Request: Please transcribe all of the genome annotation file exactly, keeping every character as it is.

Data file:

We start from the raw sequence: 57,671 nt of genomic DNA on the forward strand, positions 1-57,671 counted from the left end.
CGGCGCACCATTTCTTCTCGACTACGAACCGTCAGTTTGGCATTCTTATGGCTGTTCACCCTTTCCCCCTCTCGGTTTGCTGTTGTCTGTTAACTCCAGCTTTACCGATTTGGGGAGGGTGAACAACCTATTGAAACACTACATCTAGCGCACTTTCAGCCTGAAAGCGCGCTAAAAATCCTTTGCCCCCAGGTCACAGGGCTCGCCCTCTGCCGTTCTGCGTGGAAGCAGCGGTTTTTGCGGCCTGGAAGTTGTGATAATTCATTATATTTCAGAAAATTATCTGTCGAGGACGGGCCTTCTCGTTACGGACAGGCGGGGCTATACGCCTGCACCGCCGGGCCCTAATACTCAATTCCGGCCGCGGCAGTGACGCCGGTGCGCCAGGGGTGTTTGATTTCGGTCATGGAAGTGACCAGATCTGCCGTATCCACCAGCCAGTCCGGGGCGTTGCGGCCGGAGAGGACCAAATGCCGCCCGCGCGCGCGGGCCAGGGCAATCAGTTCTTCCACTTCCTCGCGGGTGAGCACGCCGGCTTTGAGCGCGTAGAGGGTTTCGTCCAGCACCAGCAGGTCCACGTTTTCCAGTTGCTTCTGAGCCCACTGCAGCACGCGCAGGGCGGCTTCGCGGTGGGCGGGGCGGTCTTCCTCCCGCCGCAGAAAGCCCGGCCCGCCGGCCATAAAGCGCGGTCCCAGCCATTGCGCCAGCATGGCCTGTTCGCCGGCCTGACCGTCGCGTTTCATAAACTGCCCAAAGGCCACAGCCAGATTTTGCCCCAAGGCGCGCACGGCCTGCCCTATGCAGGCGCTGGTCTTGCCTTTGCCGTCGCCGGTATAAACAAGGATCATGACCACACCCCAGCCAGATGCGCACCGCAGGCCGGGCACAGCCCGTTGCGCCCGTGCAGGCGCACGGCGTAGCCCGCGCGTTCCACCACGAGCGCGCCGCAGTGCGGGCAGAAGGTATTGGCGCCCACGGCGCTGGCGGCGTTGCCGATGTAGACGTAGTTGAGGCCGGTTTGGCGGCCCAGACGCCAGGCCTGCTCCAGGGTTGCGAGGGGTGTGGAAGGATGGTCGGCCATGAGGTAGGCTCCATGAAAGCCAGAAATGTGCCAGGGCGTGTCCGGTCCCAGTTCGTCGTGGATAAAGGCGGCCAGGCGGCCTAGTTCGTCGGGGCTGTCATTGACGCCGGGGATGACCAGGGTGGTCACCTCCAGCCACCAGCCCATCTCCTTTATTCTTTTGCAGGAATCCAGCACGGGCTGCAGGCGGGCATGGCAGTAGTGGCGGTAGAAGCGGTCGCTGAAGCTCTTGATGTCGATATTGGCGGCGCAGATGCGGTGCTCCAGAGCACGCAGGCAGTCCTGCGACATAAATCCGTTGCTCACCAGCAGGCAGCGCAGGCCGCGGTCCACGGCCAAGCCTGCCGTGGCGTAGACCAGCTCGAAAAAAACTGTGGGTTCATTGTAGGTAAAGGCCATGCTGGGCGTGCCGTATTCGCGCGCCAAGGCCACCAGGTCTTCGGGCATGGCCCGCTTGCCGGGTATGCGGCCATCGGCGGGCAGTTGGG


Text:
We start from the raw sequence: 57,671 nt of genomic DNA on the forward strand, positions 1-57,671 counted from the left end.
CGGCGCACCATTTCTTCTCGACTACGAACCGTCAGTTTGGCATTCTTATGGCTGTTCACCCTTTCCCCCTCTCGGTTTGCTGTTGTCTGTTAACTCCAGCTTTACCGATTTGGGGAGGGTGAACAACCTATTGAAACACTACATCTAGCGCACTTTCAGCCTGAAAGCGCGCTAAAAATCCTTTGCCCCCAGGTCACAGGGCTCGCCCTCTGCCGTTCTGCGTGGAAGCAGCGGTTTTTGCGGCCTGGAAGTTGTGATAATTCATTATATTTCAGAAAATTATCTGTCGAGGACGGGCCTTCTCGTTACGGACAGGCGGGGCTATACGCCTGCACCGCCGGGCCCTAATACTCAATTCCGGCCGCGGCAGTGACGCCGGTGCGCCAGGGGTGTTTGATTTCGGTCATGGAAGTGACCAGATCTGCCGTATCCACCAGCCAGTCCGGGGCGTTGCGGCCGGAGAGGACCAAATGCCGCCCGCGCGCGCGGGCCAGGGCAATCAGTTCTTCCACTTCCTCGCGGGTGAGCACGCCGGCTTTGAGCGCGTAGAGGGTTTCGTCCAGCACCAGCAGGTCCACGTTTTCCAGTTGCTTCTGAGCCCACTGCAGCACGCGCAGGGCGGCTTCGCGGTGGGCGGGGCGGTCTTCCTCCCGCCGCAGAAAGCCCGGCCCGCCGGCCATAAAGCGCGGTCCCAGCCATTGCGCCAGCATGGCCTGTTCGCCGGCCTGACCGTCGCGTTTCATAAACTGCCCAAAGGCCACAGCCAGATTTTGCCCCAAGGCGCGCACGGCCTGCCCTATGCAGGCGCTGGTCTTGCCTTTGCCGTCGCCGGTATAAACAAGGATCATGACCACACCCCAGCCAGATGCGCACCGCAGGCCGGGCACAGCCCGTTGCGCCCGTGCAGGCGCACGGCGTAGCCCGCGCGTTCCACCACGAGCGCGCCGCAGTGCGGGCAGAAGGTATTGGCGCCCACGGCGCTGGCGGCGTTGCCGATGTAGACGTAGTTGAGGCCGGTTTGGCGGCCCAGACGCCAGGCCTGCTCCAGGGTTGCGAGGGGTGTGGAAGGATGGTCGGCCATGAGGTAGGCTCCATGAAAGCCAGAAATGTGCCAGGGCGTGTCCGGTCCCAGTTCGTCGTGGATAAAGGCGGCCAGGCGGCCTAGTTCGTCGGGGCTGTCATTGACGCCGGGGATGACCAGGGTGGTCACCTCCAGCCACCAGCCCATCTCCTTTATTCTTTTGCAGGAATCCAGCACGGGCTGCAGGCGGGCATGGCAGTAGTGGCGGTAGAAGCGGTCGCTGAAGCTCTTGATGTCGATATTGGCGGCGCAGATGCGGTGCTCCAGAGCACGCAGGCAGTCCTGCGACATAAATCCGTTGCTCACCAGCAGGCAGCGCAGGCCGCGGTCCACGGCCAAGCCTGCCGTGGCGTAGACCAGCTCGAAAAAAACTGTGGGTTCATTGTAGGTAAAGGCCATGCTGGGCGTGCCGTATTCGCGCGCCAAGGCCACCAGGTCTTCGGGCATGGCCCGCTTGCCGGGTATGCGGCCATCGGCGGGCAGTTGGG